Blindspot: “そして父になる” aka “Soshite Chichi ni Naru” or “Like Father, Like Son”
April 5, 2015 § Leave a comment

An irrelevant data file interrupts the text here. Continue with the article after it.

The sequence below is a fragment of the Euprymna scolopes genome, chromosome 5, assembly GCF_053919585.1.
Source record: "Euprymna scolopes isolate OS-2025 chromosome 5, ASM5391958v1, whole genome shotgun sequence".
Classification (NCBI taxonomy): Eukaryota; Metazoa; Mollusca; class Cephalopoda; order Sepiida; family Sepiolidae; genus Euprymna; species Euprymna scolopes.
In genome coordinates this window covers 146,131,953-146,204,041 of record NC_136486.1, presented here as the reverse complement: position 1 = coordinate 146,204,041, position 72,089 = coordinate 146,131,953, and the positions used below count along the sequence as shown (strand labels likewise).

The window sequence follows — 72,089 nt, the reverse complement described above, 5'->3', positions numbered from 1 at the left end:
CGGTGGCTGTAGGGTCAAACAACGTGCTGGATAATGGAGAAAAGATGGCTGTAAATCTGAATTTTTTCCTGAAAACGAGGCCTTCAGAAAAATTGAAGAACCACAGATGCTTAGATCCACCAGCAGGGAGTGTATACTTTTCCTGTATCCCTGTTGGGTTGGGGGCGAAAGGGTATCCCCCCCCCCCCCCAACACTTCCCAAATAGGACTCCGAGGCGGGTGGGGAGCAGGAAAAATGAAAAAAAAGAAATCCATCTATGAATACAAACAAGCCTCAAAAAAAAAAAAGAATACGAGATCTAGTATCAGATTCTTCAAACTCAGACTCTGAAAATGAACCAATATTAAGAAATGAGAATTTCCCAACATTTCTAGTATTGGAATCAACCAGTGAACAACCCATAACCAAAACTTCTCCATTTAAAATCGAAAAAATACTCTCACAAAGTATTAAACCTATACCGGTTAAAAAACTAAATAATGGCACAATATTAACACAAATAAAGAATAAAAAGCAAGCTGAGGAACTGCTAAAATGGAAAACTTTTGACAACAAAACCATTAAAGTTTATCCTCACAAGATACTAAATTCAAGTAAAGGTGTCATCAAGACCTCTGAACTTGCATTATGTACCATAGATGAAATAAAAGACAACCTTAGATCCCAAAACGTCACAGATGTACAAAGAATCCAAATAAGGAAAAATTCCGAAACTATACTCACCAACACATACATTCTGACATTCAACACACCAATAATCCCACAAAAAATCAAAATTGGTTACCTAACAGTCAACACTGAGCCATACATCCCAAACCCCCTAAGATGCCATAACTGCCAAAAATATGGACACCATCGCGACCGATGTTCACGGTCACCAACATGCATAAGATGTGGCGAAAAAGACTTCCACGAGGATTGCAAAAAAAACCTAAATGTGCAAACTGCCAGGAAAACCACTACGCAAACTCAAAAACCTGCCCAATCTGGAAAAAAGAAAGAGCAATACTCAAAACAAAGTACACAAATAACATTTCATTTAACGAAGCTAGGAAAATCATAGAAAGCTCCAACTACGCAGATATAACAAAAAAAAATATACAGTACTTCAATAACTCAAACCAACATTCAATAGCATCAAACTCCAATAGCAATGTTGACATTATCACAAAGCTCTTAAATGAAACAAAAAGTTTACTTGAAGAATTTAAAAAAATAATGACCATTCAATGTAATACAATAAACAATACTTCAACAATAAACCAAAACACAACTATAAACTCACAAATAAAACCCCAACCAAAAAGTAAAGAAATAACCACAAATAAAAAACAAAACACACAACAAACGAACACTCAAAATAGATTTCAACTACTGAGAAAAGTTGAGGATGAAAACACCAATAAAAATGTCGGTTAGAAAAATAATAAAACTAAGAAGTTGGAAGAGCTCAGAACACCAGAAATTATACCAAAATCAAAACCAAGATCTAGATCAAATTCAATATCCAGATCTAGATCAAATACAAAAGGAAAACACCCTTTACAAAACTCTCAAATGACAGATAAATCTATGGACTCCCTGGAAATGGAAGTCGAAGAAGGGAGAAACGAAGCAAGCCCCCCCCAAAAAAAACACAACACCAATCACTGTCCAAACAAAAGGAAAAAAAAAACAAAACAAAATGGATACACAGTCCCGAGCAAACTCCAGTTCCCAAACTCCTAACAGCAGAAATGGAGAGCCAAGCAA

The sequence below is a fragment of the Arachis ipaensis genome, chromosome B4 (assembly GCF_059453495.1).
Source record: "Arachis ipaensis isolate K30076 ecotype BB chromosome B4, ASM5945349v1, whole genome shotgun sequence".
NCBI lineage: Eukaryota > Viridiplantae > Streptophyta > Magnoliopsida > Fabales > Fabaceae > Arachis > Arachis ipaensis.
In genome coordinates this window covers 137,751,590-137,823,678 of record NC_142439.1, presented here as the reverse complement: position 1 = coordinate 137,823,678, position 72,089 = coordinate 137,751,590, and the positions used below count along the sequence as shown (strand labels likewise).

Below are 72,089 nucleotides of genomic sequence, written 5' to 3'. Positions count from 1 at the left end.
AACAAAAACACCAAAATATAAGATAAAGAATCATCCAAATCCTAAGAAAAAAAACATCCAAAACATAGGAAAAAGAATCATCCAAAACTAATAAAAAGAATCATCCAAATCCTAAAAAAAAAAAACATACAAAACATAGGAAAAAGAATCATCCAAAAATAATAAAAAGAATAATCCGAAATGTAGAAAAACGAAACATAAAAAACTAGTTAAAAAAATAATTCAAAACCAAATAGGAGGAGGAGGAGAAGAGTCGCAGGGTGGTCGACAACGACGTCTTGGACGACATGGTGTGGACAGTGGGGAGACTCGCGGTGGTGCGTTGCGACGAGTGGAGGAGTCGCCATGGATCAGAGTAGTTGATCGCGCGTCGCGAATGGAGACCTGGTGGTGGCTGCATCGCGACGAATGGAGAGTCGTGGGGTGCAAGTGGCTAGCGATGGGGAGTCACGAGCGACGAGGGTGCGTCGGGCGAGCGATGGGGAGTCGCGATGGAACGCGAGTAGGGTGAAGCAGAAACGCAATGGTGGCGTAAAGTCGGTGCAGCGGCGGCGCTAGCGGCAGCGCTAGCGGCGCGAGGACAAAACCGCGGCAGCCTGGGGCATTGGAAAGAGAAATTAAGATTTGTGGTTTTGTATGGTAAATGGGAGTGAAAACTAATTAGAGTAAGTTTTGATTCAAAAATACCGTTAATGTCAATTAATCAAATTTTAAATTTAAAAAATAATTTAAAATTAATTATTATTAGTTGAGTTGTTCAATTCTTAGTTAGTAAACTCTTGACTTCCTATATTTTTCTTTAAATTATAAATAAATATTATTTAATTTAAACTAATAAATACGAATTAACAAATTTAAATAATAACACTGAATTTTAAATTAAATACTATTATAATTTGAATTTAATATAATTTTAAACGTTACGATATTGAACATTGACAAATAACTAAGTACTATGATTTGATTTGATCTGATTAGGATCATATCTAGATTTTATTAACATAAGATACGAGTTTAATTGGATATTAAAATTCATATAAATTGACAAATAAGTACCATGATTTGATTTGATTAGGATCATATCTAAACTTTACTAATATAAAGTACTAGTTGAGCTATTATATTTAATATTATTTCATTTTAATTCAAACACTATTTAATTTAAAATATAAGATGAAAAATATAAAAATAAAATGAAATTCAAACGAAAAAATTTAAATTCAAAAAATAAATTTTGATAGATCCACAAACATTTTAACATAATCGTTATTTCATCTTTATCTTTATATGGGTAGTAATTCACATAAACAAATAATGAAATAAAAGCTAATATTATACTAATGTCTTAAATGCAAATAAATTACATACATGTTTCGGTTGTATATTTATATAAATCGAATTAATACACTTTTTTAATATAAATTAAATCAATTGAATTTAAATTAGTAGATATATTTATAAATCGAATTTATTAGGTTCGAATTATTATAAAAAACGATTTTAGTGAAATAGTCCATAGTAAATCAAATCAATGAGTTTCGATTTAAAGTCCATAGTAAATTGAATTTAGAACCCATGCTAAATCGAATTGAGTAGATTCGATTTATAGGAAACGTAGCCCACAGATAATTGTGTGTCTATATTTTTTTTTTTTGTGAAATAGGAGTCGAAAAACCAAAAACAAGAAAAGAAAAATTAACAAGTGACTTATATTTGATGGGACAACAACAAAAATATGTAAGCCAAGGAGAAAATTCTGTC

As the camera gently drifts outwards and upwards until the sunset sky begins to impart a pinky orange hue on the cluttered skyline of a low-rise city district as though revealing the soul of urban Japan, it become startlingly clear how perfectly this closing shot somehow manages to almost summarise/encapsulate the preceding two hours that were spent in the rightfully hallowed directorial hands of contemporary maestro Hirokazu Koreeda. Not only does this moment highlight the fact that Koreeda’s cinema lives and dies on framing and pacing more than perhaps any other techniques available to him, it also echoes the way in which the stately modesty and surface simplicity of “Like Father, Like Son” gives birth to a narrative far more psycho-emotionally complex than a film this tender has any right to be. By this I mean to say that the film quietly, gently burrowed its way deep into the heart of its themes so much so that I found myself blindsided by a ton of profundity and emotional resonance three-quarters into the movie. Even the title which sounds like a pun, film unseen, reveals itself to be far richer, being ironic in one instance while a painful affirmation of poor paternal legacies in another. Premiering at the 2013 Cannes Film Festival and wowing jury president Steven Spielberg so much so that it nabbed that year’s Jury Prize and Spielberg himself purchased the rights to a US remake (for those unable to read subtitles), “Like Father, Like Son” – without any indulgent foreshadowing or attention-seeking histrionics – sets up the story of two families burdened with the news that a grave error was made in a certain hospital nursery and that for the last six years they have been raising another couple’s son as their own. A more conventional film would most likely have featured not one but two pairs of discordant father-son pairings so as to ‘balance’ the centre of emotional gravity. It may also have overplayed the socioeconomic disparity factor, which I suspect the US version might very well do, post-Occupy and all. But this original iteration of the picture has its eye on deeper familial and social dynamics, and while Keita Nonomiya, played by the most adorable little boy this side of anywhere, may be too much of a meek, underachieving six-year old in the demanding eyes of Ryota, his workaholic architect father, their counterparts in Yukari and Ryusei Saiki display no evidence of discord; at least nothing worth centring a narrative around. Now this may very well have everything to do with the fact that the Nonomiya trio – mother Midori, father and son – is Koreeda’s main focus as a writer. But this lop-sidedness feeds into some of the movie’s prime concerns i.e. (a) the importance of the hereditary ‘blood’ link in determining the depth and tenacity of a relationship, (b) how socioeconomics impact one’s fitness for fatherhood (and parenthood in general), (c) how one’s own upbringing influences their parental philosophy, and (d) the curious timeworn phenomenon of the mother-son connection. I find that I cannot quite wait for my next encounter with Koreeda.